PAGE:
In the end, Senator McCarthy did not come to Massachusetts to speak on behalf of Henry Cabot Lodge, Jr.—instead he sent a telegram. His reasons for not campaigning were complicated; although a conservative Republican, McCarthy was a Kennedy family friend. Congressman John F. Kennedy had praised McCarthy in private as a "great American patriot" while publically attacking Lodge for supporting the Truman administration. McCarthy also appears to have understood that, whatever might be said in a campaign speech, Lodge had little real sympathy for McCarthy's attacks on the political and diplomatic establishment in Washington.
In his landside presidential election victory in 1952, Dwight D. Eisenhower carried Massachusetts by a wide margin, but Senator Lodge lost to Congressman Kennedy by 70,000 votes. Lodge was surprised by his loss, confessing to the president-elect that he felt as if he had been "hit by a truck." Eisenhower made Lodge the head of the presidential transition team and appointed him the U.S. Delegate to the United Nations with cabinet rank. Robert Kennedy joined Senator McCarthy's investigating committee staff. John F. Kennedy and Henry Cabot Lodge would face off again in 1960, but Kennedy then would be the Democratic presidential nominee, while Lodge was the Republican candidate for vice president. McCarthy was reelected in 1952, only to be repudiated by a bipartisan majority of the Senate in 1954 (acting for the Eisenhower administration, Ambassador Lodge played a behind-the-scenes role in McCarthy's downfall while Senator John F. Kennedy, hospitalized for back surgery, managed to avoid having to vote to condemn him). McCarthy, a shadow of the once-feared inquisitor he had been in 1952, died in office in 1957.
In 1962, when another Kennedy brother, Edward M. (Ted) Kennedy, was campaigning for the Senate against Henry Cabot Lodge's eldest son, George C. Lodge, the columnist and publisher William F. Buckley revealed the "only little piece of history to which I was ever a witness." In 1952, while Joseph McCarthy dined with Buckley he was called away from the table to take a call from the Lodge campaign. McCarthy glumly reported that they were pressing him to go to Massachusetts and campaign for Lodge, but he revealed to Buckley that he detested Lodge and was a family friend of the Kennedys. Buckley recollected that McCarthy then set a trap for Lodge by agreeing to campaign for him, but only if Lodge publically invited him to do so. He prophesied that it was something Lodge would not do. Lodge did not ask for McCarthy's endorsement. Even the draft remarks for McCarthy to deliver on his behalf contained the line that McCarthy's support was "unsolicited."
William F. Buckley was convinced that active campaigning by Joseph McCarthy would have turned the tide in Massachusetts. Henry Cabot Lodge, Jr., later remarked that it was Senator Robert Taft that he needed to bring to Massachusetts to speak on his behalf—and he was not prepared to do so. Robert Kennedy thought that his brother's campaign had out-organized, outworked (and outspent) Lodge and his supporters, but that McCarthy had told him the same story that he told Buckley about deciding not to come to Massachusetts for Lodge. If delivered, would the speech drafted for McCarthy have been enough to change the outcome of the 1952 senatorial election campaign in Massachusetts—and the course of U.S. history?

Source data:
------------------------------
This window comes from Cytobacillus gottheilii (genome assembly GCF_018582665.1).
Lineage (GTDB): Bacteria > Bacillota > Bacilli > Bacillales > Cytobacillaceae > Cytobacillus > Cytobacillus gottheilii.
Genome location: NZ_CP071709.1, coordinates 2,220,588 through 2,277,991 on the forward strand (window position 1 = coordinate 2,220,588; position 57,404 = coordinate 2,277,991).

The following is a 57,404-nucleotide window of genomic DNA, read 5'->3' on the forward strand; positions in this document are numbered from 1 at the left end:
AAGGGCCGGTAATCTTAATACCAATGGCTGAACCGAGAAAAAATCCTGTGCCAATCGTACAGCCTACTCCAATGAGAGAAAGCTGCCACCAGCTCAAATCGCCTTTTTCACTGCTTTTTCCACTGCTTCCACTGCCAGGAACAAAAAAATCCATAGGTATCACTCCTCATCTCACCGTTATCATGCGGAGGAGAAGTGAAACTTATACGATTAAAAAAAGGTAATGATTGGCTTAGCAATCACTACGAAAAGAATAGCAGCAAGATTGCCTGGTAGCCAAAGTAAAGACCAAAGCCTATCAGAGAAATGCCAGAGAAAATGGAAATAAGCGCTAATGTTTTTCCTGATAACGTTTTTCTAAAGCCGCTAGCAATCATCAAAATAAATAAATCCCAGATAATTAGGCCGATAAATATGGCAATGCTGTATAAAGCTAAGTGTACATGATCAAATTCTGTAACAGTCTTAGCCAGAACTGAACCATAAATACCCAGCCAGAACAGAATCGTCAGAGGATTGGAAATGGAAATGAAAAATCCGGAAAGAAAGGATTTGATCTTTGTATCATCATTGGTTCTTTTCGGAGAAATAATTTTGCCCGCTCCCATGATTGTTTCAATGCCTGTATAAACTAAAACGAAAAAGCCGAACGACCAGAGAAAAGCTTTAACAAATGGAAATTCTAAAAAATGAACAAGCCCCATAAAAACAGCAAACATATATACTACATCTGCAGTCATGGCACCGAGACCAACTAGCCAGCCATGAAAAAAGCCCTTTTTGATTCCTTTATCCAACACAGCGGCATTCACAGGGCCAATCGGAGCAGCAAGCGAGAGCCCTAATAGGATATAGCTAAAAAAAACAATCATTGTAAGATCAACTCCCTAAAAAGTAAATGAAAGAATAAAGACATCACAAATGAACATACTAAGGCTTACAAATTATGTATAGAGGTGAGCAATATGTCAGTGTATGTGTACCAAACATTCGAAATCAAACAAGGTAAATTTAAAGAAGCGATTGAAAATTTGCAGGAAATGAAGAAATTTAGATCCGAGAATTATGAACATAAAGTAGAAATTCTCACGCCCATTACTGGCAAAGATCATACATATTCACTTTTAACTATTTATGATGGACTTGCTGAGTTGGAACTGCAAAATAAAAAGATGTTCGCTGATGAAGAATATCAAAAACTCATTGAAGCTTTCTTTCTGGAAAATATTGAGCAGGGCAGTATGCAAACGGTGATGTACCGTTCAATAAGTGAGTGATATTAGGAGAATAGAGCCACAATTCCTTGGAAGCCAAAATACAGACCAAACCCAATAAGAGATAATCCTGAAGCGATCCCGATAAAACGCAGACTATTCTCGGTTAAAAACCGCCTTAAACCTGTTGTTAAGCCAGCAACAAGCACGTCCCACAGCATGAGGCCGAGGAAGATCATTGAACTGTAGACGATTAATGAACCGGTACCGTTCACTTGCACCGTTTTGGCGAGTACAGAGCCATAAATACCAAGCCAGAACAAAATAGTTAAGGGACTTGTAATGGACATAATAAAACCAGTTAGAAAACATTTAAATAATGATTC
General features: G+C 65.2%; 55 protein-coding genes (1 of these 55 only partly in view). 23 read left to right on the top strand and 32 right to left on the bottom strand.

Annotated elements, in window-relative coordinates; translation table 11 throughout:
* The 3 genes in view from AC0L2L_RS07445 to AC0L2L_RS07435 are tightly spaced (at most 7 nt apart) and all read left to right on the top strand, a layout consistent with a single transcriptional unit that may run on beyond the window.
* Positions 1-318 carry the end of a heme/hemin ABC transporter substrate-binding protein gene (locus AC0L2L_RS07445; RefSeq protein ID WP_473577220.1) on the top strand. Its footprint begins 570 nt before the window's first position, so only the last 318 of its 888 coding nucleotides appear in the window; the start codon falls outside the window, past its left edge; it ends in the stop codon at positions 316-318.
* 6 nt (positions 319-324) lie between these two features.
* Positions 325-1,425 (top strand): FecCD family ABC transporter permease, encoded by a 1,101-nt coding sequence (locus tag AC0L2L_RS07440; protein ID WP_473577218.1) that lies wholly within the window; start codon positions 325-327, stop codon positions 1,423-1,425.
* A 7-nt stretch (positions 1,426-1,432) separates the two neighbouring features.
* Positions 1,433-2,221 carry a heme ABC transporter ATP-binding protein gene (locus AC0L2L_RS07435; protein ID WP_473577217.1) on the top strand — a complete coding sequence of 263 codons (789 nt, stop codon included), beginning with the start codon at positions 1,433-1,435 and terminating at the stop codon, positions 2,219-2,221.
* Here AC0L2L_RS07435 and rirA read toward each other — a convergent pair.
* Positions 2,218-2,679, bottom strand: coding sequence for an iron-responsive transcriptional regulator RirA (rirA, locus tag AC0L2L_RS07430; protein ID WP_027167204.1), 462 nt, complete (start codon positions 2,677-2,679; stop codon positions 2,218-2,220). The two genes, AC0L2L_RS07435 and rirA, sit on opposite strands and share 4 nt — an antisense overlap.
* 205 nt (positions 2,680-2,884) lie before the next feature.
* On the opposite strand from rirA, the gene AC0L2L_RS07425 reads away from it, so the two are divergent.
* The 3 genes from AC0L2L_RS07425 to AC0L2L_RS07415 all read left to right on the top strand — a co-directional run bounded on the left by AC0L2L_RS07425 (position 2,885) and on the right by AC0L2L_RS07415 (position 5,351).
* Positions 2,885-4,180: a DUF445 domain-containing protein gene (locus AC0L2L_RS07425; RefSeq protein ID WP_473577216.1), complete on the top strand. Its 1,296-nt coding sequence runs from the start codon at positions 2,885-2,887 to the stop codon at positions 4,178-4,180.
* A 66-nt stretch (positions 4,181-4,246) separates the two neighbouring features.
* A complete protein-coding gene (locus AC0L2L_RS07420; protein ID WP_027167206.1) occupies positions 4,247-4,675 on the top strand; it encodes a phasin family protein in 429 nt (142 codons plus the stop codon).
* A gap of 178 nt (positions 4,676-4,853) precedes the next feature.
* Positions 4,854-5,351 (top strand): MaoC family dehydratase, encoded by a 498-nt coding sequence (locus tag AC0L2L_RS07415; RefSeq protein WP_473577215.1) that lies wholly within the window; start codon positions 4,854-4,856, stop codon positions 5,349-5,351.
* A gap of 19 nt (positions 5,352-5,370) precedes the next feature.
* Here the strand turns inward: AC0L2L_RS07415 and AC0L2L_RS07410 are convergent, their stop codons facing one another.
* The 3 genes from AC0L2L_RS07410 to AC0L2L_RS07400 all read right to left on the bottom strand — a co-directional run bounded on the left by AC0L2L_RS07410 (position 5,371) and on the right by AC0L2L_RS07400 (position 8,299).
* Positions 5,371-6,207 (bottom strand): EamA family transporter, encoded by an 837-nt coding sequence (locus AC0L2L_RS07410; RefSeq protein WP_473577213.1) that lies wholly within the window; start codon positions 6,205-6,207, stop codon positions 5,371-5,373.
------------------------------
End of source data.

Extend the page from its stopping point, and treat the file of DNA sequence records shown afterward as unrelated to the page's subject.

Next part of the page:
Buckley, William F. "On the Right: McCarthy Helped J.F.K. Beat Lodge." Boston Globe, September 30, 1962, p. 41.
Kennedy, Robert F. Robert F. Kennedy in His Own Words: The Unpublished Recollections of the Kennedy Years. New York: Bantam Books, 1985.
John Stewart's interview with Robert Kennedy, 20 July and 1 August 1967, including his recollections of the 1952 campaign is published as an appendix, 429-453.
Lodge, Henry Cabot. As It Was: An Inside View of Politics in the '50s and 60's. New York: W. W. Norton, 1976.
Unfortunately, Lodge's political memoir does not begin until the day after the 1952 election. Lodge describes his behind-the-scenes role in the "McCarthy problem." "Clearly," Lodge writes, "he [McCarthy] did not believe that a man is presumed innocent until proven guilty."
---. "Modernizing the G.O.P." Atlantic. Vol. 185, No. 3 (March 1950), 23-28.
While not commenting directly on Communism or foreign policy, Henry Cabot Lodge gave a clear statement of where he stood politically in 1950 in a cover story he wrote for the Atlantic. In "Modernizing the G.O.P.," he observed that conservative Republicans were "anchored in a dead past" and that the party needed to return to its civil rights origins and adopt social policies more in keeping with mid-20th-century America.
Miller, William J. Henry Cabot Lodge: A Biography. New York: James H. Heineman, Inc., 1967.
Oshinsky, David M. A Conspiracy So Immense: The World of Joe McCarthy. New York: Free Press, 1983.
Reeves, Thomas C. The Life and Times of Joe McCarthy: A Biography. New York: Stein and Day, 1982.
Tye, Larry. Bobby Kennedy: The Making of a Liberal Icon. New York: Random House, 2016
Whalen, Thomas J. Kennedy versus Lodge: The 1952 Massachusetts Senate Race. Boston: Northeastern University, 2000.
The most comprehensive and detailed account of the 1952 senatorial campaign in Massachusetts and the first work to call attention to the speech drafted for Joseph McCarthy to deliver on Henry Cabot Lodge's behalf.